When dairy farmer, Aidan Deasy, challenged his breeding advisor to produce a cow for his system, he thought he was asking the impossible. He knew exactly the traits in the animal he did and didn’t want and the problems he needed to avoid.
Like many producers, he’d had enough of lameness, was tired of disappointing pregnancy checks, and was keen to cut down on metabolic disorders like ketosis and milk fever. In short, he said he wanted to breed ‘the invisible cow’.
Milking 180 head on the family farm near the city of Cork in the Irish Republic, he describes the cow he sought for his grazing-based system.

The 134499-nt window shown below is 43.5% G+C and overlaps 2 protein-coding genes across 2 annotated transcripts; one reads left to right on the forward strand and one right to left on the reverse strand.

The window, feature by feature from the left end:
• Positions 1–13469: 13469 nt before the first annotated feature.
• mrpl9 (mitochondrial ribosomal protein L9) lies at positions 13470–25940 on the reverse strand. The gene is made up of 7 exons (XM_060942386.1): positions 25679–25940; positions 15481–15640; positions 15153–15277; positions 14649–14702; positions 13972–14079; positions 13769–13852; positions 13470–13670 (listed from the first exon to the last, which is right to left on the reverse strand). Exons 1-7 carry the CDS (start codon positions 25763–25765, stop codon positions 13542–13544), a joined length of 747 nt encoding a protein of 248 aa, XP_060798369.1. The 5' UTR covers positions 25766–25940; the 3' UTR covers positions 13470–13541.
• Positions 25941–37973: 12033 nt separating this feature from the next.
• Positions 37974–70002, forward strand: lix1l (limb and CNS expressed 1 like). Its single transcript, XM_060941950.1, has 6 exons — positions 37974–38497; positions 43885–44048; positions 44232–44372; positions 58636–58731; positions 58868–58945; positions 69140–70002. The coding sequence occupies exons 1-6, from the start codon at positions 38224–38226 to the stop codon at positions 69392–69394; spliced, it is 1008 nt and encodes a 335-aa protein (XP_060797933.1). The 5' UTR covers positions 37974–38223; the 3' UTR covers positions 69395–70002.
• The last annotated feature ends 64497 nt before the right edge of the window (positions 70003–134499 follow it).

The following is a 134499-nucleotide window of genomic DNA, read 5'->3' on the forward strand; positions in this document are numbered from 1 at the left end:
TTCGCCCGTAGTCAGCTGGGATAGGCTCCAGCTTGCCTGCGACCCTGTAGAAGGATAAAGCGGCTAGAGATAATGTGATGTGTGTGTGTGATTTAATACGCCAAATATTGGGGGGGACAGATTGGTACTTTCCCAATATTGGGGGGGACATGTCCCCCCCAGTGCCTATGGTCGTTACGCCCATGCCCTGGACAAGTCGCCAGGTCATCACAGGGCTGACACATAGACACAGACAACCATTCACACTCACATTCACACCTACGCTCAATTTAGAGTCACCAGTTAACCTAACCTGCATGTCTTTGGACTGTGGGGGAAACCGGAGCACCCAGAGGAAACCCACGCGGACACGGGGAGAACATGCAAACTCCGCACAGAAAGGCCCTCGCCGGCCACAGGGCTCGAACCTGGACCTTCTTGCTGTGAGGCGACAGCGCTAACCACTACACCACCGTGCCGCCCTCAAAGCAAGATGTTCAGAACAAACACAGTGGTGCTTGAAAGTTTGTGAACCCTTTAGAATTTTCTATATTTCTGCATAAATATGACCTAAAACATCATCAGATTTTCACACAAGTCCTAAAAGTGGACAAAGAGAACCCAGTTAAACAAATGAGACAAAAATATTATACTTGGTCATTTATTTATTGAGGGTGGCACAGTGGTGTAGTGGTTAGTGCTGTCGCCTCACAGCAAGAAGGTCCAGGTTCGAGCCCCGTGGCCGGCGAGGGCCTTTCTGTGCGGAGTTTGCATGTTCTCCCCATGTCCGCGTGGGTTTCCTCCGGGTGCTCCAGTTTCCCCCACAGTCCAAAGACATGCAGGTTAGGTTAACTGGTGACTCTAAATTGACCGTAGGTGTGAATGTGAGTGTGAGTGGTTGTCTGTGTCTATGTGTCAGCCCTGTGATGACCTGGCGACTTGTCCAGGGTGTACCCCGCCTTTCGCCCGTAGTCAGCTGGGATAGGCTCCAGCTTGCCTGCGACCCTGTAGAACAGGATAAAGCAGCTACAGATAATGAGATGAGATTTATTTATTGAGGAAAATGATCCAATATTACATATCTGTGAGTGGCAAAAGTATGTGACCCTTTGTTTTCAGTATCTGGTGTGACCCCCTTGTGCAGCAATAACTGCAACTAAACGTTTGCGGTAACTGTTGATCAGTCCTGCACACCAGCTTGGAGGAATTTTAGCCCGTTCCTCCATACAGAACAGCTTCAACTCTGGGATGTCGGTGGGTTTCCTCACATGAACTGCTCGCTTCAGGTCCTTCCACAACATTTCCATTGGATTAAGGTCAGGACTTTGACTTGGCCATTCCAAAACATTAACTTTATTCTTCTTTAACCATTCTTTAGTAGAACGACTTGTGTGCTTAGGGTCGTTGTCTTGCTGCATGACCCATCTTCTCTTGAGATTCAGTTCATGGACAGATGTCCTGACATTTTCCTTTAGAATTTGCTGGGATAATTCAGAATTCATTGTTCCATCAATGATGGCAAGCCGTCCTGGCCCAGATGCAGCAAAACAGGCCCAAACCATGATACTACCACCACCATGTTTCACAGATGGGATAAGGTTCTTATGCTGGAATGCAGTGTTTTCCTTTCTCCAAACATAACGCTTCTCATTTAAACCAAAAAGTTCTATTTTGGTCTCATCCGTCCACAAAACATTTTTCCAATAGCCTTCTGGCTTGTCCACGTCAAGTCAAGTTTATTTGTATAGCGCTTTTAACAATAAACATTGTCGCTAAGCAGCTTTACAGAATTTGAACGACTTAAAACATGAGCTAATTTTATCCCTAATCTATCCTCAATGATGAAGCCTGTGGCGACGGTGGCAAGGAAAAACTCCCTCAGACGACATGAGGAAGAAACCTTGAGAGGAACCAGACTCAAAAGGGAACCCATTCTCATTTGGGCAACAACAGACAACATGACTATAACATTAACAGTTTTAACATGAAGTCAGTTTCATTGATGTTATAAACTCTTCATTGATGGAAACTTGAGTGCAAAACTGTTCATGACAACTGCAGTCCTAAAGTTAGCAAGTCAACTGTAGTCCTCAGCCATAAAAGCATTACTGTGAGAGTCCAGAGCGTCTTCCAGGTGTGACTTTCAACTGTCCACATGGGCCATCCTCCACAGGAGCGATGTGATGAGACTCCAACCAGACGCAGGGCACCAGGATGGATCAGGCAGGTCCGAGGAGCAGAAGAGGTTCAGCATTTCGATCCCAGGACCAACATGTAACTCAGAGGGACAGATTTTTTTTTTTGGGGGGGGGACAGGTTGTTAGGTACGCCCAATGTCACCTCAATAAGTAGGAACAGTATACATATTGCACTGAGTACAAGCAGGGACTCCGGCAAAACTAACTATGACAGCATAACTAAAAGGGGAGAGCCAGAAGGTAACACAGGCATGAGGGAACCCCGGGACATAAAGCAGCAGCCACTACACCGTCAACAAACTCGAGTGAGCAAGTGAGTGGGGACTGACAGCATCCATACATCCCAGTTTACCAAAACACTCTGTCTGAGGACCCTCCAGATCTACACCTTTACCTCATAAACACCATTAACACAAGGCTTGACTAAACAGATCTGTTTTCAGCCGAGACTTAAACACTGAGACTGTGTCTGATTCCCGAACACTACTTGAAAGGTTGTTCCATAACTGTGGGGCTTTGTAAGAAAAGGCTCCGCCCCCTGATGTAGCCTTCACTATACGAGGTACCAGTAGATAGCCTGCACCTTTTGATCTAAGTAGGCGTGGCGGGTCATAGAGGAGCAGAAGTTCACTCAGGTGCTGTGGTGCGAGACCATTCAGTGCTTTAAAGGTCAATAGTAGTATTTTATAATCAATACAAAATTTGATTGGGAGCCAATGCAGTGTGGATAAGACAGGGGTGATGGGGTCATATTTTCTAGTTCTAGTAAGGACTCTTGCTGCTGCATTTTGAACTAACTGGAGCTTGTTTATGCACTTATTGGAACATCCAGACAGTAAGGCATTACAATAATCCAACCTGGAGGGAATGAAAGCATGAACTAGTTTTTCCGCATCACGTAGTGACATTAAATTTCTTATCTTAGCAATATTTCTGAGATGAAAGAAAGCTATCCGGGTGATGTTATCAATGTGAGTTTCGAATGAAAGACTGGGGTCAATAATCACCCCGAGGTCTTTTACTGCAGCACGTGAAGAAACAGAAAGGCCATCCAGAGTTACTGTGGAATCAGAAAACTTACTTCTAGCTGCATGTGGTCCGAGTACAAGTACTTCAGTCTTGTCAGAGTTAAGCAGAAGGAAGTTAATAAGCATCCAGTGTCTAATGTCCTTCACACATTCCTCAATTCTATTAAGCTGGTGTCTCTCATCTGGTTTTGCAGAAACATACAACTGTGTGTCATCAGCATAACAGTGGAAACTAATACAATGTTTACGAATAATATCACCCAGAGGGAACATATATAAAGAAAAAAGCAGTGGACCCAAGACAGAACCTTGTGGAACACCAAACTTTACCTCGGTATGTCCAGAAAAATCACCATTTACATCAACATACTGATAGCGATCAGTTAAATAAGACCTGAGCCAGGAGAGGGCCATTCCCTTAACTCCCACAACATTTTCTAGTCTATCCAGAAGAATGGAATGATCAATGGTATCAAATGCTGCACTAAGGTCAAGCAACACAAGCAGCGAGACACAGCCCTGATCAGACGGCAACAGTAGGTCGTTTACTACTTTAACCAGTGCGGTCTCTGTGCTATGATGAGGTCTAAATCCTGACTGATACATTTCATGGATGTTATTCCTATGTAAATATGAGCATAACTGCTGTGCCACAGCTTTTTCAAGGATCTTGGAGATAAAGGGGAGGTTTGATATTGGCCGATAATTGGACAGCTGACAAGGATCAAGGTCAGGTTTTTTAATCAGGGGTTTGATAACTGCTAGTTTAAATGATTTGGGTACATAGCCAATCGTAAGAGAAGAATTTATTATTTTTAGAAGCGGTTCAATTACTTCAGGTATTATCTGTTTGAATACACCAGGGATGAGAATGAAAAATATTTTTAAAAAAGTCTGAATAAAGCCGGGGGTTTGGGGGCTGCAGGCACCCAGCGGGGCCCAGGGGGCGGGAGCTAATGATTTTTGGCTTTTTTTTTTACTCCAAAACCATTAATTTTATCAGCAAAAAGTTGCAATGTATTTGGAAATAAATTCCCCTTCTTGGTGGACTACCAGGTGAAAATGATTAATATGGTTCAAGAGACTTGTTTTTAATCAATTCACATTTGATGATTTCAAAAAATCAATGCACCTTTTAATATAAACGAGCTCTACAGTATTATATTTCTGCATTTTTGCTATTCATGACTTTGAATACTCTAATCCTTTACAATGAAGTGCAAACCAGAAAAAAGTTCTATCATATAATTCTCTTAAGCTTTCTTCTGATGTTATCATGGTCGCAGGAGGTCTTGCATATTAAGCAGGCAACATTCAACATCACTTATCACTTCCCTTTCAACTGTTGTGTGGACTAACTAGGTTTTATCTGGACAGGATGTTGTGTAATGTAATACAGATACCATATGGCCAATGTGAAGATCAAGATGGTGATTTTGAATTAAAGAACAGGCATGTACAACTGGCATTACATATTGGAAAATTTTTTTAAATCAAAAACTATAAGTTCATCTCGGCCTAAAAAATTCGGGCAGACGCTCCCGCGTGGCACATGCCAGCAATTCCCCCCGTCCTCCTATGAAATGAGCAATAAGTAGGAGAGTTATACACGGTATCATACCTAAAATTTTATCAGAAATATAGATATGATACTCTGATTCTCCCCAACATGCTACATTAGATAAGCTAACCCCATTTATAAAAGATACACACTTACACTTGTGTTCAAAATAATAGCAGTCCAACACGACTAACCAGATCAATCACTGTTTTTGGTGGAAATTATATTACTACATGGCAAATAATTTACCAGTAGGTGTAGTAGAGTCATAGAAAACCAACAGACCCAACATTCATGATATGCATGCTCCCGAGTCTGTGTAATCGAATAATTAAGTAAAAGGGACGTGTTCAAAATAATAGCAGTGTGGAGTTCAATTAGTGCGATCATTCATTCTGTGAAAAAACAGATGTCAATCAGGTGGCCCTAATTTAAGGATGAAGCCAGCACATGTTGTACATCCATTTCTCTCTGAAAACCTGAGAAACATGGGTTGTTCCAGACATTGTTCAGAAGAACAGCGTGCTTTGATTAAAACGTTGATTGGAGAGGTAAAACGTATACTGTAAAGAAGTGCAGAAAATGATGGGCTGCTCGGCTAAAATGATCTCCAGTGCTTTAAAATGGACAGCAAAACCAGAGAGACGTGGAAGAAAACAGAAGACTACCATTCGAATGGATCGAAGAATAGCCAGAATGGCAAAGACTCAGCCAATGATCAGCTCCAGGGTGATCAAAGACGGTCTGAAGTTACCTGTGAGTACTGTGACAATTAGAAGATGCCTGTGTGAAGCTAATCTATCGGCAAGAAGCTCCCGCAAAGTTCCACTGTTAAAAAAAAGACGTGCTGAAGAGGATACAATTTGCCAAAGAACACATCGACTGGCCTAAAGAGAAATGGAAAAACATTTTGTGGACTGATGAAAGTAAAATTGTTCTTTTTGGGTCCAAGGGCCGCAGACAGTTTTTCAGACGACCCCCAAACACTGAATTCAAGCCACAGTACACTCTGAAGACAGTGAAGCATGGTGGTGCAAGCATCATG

“We wanted cows you don’t see - cows that are inseminated, calve and are dried off and you don’t need to see them in between.”
To achieve this, he sought strong hooves, better fertility, improved teat placement and increased milking speeds – amongst a range of other traits.
“I set a target I thought was unattainable,” he admits. “Especially since I wanted all of this, without any drop in milk solids.”